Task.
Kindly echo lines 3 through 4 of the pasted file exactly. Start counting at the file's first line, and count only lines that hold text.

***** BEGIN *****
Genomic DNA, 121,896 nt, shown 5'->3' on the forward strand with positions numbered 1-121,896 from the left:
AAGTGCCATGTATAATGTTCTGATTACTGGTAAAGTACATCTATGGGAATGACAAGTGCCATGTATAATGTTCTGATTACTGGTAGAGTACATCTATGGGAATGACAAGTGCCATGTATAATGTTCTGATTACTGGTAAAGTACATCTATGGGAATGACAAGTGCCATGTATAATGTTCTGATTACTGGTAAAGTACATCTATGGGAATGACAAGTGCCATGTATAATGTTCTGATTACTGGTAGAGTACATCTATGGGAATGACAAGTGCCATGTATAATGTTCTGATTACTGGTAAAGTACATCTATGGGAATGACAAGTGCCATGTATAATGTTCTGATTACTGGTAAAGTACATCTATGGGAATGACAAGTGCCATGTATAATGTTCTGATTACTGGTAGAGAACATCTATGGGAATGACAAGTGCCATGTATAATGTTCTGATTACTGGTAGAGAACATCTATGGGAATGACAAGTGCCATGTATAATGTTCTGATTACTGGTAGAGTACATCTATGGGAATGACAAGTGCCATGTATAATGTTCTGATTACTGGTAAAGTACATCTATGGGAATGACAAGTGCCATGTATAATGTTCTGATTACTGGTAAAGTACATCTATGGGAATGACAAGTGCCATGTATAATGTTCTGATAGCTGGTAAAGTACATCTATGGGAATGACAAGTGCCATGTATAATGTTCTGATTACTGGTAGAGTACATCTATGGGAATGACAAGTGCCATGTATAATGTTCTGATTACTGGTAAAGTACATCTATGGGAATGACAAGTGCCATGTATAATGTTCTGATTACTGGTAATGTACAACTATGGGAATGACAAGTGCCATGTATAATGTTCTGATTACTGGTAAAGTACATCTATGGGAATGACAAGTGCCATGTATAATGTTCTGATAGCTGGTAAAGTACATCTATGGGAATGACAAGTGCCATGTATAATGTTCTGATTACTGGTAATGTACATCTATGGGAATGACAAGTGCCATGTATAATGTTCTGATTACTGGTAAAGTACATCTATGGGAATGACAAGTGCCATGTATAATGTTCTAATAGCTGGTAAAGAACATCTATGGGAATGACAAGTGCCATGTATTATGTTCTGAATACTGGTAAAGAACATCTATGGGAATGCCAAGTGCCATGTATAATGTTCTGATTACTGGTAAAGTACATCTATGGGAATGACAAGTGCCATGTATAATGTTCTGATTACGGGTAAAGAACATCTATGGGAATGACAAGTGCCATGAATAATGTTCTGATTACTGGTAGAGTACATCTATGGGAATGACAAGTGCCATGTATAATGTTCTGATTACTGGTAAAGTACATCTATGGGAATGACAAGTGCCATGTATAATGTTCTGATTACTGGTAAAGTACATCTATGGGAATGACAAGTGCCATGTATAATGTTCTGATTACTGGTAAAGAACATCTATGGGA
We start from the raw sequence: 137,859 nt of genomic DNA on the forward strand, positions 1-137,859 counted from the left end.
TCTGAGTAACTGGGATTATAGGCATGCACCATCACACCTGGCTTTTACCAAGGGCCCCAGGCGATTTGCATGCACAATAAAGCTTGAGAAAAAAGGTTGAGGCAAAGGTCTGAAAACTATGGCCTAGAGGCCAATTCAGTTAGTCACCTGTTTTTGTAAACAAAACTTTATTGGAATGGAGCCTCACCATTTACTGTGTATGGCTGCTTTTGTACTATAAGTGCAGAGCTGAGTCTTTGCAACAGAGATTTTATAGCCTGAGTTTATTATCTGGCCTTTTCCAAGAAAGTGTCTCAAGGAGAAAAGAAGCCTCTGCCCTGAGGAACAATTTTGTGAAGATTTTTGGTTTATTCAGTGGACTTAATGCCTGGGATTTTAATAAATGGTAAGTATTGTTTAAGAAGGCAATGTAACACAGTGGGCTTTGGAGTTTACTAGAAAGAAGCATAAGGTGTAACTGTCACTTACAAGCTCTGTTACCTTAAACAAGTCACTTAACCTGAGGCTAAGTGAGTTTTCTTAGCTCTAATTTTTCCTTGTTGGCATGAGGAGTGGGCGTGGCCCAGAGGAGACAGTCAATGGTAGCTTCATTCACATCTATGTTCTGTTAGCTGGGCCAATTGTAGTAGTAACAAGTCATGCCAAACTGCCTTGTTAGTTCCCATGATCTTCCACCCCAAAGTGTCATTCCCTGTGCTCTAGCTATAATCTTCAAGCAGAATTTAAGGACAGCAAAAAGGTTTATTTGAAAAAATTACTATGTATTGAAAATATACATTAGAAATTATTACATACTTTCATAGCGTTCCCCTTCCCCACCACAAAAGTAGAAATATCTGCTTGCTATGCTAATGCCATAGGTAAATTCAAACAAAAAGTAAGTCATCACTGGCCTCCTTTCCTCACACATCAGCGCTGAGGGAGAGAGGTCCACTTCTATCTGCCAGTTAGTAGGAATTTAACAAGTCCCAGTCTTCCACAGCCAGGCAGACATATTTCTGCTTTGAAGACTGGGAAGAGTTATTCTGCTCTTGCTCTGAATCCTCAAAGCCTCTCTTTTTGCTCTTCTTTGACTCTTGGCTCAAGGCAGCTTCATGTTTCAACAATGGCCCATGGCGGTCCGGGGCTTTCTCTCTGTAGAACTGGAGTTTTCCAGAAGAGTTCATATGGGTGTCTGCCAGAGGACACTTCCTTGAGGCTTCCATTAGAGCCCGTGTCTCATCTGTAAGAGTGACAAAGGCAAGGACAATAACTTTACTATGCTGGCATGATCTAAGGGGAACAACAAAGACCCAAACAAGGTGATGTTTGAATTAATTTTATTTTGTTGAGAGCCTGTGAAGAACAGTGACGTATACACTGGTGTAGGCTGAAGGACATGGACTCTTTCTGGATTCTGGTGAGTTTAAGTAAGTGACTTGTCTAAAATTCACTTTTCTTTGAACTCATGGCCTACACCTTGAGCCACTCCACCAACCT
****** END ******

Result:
We start from the raw sequence: 137,859 nt of genomic DNA on the forward strand, positions 1-137,859 counted from the left end.
TCTGAGTAACTGGGATTATAGGCATGCACCATCACACCTGGCTTTTACCAAGGGCCCCAGGCGATTTGCATGCACAATAAAGCTTGAGAAAAAAGGTTGAGGCAAAGGTCTGAAAACTATGGCCTAGAGGCCAATTCAGTTAGTCACCTGTTTTTGTAAACAAAACTTTATTGGAATGGAGCCTCACCATTTACTGTGTATGGCTGCTTTTGTACTATAAGTGCAGAGCTGAGTCTTTGCAACAGAGATTTTATAGCCTGAGTTTATTATCTGGCCTTTTCCAAGAAAGTGTCTCAAGGAGAAAAGAAGCCTCTGCCCTGAGGAACAATTTTGTGAAGATTTTTGGTTTATTCAGTGGACTTAATGCCTGGGATTTTAATAAATGGTAAGTATTGTTTAAGAAGGCAATGTAACACAGTGGGCTTTGGAGTTTACTAGAAAGAAGCATAAGGTGTAACTGTCACTTACAAGCTCTGTTACCTTAAACAAGTCACTTAACCTGAGGCTAAGTGAGTTTTCTTAGCTCTAATTTTTCCTTGTTGGCATGAGGAGTGGGCGTGGCCCAGAGGAGACAGTCAATGGTAGCTTCATTCACATCTATGTTCTGTTAGCTGGGCCAATTGTAGTAGTAACAAGTCATGCCAAACTGCCTTGTTAGTTCCCATGATCTTCCACCCCAAAGTGTCATTCCCTGTGCTCTAGCTATAATCTTCAAGCAGAATTTAAGGACAGCAAAAAGGTTTATTTGAAAAAATTACTATGTATTGAAAATATACATTAGAAATTATTACATACTTTCATAGCGTTCCCCTTCCCCACCACAAAAGTAGAAATATCTGCTTGCTATGCTAATGCCATAGGTAAATTCAAACAAAAAGTAAGTCATCACTGGCCTCCTTTCCTCACACATCAGCGCTGAGGGAGAGAGGTCCACTTCTATCTGCCAGTTAGTAGGAATTTAACAAGTCCCAGTCTTCCACAGCCAGGCAGACATATTTCTGCTTTGAAGACTGGGAAGAGTTATTCTGCTCTTGCTCTGAATCCTCAAAGCCTCTCTTTTTGCTCTTCTTTGACTCTTGGCTCAAGGCAGCTTCATGTTTCAACAATGGCCCATGGCGGTCCGGGGCTTTCTCTCTGTAGAACTGGAGTTTTCCAGAAGAGTTCATATGGGTGTCTGCCAGAGGACACTTCCTTGAGGCTTCCATTAGAGCCCGTGTCTCATCTGTAAGAGTGACAAAGGCAAGGACAATAACTTTACTATGCTGGCATGATCTAAGGGGAACAACAAAGACCCAAACAAGGTGATGTTTGAATTAATTTTATTTTGTTGAGAGCCTGTGAAGAACAGTGACGTATACACTGGTGTAGGCTGAAGGACATGGACTCTTTCTGGATTCTGGTGAGTTTAAGTAAGTGACTTGTCTAAAATTCACTTTTCTTTGAACTCATGGCCTACACCTTGAGCCACTCCACCAACCT